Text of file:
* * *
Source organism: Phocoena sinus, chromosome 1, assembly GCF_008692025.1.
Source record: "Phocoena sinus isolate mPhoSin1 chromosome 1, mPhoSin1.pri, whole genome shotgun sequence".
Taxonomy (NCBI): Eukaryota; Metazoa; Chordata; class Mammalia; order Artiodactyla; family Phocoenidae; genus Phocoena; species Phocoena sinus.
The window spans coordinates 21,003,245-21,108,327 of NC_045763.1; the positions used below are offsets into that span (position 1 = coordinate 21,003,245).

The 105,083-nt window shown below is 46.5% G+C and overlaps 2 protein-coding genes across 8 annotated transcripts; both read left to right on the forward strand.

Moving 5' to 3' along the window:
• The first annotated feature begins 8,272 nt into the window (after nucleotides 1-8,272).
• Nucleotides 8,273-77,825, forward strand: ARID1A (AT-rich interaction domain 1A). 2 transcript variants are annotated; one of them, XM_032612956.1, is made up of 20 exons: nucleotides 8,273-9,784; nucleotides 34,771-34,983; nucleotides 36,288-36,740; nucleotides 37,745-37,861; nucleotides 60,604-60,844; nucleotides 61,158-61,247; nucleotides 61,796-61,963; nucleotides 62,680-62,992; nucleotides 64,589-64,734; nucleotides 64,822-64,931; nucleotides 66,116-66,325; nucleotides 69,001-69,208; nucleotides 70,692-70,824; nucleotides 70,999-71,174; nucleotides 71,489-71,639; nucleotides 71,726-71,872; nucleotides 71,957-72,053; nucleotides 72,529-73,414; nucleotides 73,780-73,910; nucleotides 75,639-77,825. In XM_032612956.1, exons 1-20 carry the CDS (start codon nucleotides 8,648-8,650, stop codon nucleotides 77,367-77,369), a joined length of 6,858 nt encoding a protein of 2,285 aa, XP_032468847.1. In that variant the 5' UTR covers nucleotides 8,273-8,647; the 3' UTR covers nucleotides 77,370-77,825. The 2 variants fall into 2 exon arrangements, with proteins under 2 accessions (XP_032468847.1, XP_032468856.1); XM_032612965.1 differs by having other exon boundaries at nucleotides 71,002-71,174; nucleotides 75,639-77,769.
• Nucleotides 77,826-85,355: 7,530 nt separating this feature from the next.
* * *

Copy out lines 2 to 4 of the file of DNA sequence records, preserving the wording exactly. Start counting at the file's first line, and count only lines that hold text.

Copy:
Source record: "Phocoena sinus isolate mPhoSin1 chromosome 1, mPhoSin1.pri, whole genome shotgun sequence".
Taxonomy (NCBI): Eukaryota; Metazoa; Chordata; class Mammalia; order Artiodactyla; family Phocoenidae; genus Phocoena; species Phocoena sinus.
The window spans coordinates 21,003,245-21,108,327 of NC_045763.1; the positions used below are offsets into that span (position 1 = coordinate 21,003,245).